We love to get outdoors with our dogs, for the fantastic exercise and the chance to explore together.
Dogs and their responsible humans are welcome at most of our reserves and we thank you for being our eyes and ears on the ground and reporting issues to us. We have two simple requests if you visit our reserves with your dog.
- Please keep dogs on leads - do not throw balls or sticks
- Please pick up poo and dispose of it in a bin
What's the problem? Why must I keep my dog on a lead?
Some birds nest on the ground in long grass, nooks or at the water’s edge – they don’t all build nests in trees or bushes. An exuberant or inquisitive pooch that’s hunting, chasing or scenting could easily disturb wildlife and scare adult birds off nests or trample eggs. And vulnerable chicks can quickly perish if they are left alone for too long.
The law also says that you must keep your dog on a lead no longer than 2 metres long on access land between 1st March and 31st July to protect ground nesting birds and at all times around livestock. It’s safer to let your dog go if you are chased by cows or horses. Some of our reserves include access land.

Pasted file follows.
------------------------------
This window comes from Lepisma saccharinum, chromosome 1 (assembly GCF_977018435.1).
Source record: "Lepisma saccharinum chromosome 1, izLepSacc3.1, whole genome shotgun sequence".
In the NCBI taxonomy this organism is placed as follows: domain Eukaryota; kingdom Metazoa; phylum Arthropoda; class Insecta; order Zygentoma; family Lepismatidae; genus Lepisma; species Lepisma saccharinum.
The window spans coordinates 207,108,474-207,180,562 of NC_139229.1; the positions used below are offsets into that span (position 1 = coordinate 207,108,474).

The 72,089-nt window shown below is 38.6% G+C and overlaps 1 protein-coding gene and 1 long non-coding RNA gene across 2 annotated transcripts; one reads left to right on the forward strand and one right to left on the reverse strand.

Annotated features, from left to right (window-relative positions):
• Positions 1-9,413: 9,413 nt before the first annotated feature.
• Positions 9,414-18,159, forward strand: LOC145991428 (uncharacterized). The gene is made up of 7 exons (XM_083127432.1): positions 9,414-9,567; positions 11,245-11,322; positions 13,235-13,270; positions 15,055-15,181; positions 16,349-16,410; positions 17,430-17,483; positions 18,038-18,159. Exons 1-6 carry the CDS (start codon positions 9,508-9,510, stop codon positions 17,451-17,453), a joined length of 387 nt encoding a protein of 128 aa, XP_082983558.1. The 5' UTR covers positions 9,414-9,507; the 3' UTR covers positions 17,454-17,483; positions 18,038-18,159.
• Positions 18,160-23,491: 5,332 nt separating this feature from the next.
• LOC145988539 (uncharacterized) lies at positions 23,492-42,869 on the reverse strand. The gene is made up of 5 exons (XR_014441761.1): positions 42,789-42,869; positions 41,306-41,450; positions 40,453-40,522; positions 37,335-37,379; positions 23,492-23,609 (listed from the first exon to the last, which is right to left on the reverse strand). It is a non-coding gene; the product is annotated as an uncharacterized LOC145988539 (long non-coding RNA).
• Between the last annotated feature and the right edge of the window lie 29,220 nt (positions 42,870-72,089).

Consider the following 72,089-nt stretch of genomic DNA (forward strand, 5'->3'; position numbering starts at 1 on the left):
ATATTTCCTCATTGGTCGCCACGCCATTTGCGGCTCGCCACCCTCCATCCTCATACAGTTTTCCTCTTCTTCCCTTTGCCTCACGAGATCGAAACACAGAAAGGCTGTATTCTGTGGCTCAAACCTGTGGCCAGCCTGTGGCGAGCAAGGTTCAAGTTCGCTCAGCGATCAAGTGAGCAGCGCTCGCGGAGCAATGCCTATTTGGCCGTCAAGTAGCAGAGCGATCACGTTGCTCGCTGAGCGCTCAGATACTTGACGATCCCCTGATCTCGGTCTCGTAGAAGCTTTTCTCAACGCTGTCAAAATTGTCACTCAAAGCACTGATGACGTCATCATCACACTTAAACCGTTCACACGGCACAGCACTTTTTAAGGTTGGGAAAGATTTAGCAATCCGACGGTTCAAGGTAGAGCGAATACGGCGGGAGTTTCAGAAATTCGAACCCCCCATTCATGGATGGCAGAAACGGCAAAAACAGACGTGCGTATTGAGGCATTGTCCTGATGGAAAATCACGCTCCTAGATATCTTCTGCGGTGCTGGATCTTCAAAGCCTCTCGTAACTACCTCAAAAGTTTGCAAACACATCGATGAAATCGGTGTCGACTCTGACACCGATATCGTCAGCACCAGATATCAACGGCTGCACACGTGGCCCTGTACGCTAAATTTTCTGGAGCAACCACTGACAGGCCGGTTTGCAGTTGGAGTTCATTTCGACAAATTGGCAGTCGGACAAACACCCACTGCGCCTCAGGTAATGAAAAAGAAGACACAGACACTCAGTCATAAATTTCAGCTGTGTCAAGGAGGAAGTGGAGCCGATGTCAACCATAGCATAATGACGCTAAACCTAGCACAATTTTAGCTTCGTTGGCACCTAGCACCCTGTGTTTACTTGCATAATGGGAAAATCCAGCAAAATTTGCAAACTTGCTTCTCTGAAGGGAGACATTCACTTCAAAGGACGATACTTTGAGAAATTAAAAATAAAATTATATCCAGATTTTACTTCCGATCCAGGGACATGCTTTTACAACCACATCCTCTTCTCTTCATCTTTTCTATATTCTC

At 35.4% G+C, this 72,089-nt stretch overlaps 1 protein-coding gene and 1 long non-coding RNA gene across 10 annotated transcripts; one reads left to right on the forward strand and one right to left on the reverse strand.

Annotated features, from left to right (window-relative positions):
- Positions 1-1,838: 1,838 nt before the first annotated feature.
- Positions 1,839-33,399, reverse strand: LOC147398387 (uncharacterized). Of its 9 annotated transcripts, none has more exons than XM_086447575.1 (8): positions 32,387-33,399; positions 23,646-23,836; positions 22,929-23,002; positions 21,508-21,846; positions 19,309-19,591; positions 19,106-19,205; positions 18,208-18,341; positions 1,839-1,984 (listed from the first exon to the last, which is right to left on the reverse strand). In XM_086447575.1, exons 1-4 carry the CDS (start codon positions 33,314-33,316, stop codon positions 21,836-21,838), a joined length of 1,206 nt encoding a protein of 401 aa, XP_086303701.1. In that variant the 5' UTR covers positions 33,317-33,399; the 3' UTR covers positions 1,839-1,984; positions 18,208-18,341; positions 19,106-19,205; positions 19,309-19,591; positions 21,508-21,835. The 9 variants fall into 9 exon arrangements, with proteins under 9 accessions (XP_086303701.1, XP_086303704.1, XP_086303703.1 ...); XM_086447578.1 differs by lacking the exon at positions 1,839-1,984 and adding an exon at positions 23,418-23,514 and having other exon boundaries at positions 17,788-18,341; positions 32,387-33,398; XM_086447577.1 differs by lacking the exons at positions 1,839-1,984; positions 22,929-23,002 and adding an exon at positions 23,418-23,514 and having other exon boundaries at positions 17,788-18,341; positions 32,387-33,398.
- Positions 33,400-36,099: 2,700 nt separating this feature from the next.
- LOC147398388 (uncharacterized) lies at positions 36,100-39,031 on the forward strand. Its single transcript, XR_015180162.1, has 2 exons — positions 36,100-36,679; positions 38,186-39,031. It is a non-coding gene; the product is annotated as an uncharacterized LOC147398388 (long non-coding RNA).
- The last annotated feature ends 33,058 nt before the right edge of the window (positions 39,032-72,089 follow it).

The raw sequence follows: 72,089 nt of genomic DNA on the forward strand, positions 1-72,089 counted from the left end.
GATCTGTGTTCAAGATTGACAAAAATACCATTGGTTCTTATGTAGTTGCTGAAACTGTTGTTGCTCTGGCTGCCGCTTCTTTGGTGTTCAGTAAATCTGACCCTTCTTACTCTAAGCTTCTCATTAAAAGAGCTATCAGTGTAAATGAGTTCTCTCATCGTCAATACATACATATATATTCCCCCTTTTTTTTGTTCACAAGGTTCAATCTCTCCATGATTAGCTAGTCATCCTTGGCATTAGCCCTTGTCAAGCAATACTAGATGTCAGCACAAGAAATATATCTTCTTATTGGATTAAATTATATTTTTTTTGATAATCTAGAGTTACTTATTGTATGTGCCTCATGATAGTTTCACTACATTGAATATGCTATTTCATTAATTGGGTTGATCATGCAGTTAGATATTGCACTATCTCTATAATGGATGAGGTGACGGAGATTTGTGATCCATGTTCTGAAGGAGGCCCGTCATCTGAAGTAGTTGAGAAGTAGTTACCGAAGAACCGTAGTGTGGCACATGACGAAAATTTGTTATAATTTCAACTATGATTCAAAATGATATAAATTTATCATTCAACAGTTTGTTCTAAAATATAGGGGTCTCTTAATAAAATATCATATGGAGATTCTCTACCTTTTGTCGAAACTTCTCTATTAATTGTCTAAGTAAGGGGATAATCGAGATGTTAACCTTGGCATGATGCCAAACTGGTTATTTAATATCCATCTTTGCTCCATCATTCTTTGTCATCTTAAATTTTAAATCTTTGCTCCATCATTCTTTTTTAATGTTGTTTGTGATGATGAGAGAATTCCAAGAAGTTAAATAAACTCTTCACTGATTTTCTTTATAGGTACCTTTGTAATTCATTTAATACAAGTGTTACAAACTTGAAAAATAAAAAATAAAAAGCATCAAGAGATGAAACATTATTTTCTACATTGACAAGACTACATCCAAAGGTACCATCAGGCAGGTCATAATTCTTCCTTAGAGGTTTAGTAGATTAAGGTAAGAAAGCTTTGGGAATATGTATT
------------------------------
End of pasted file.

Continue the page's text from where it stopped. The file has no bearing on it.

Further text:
What about cattle – do they disturb wildlife?
Cattle and sheep don’t often trample nests because the action of sudden flight from the nest is enough to divert the path of a steadily grazing animal that isn’t looking for interaction. Birds know when they are under threat - dogs trigger the anti-predator instinct in birds, which livestock do not - and act accordingly. Dogs are inquisitive and playful which leads to a much greater level of disturbance.
Can I take my dog to a Kent Wildlife Trust nature reserve?
Nature reserves are first and foremost havens for wildlife; refuges for incredibly rare plants, animals and birds, or pit-stops and roosts for those moving about - and are enjoyed immensely by many wildlife watchers and walkers. We know how important the outdoors is for everyone’s health and wellbeing.
If you bring a dog to a reserve where they are permitted, please keep it on a lead and bag and bin any poop.
Paul Hadaway, Director of Conservation of Kent Wildlife Trust, says: “We want people to enjoy nature and green spaces, but our reserves are fragile places which are critical havens that protect our most vulnerable wildlife.”
There are some reserves, like Sevenoaks and Marden Meadow, where you cannot bring your dog. This is because the wildlife living there is under more threat and has nowhere else to go, which even the sweetest, most easy-going pup could disturb and upset. We have more information on our reserves pages which you can use to plan your visit.
If you’d like to know more, the Countryside Code has lots of information and ask us simply to respect, protect and enjoy the outdoors.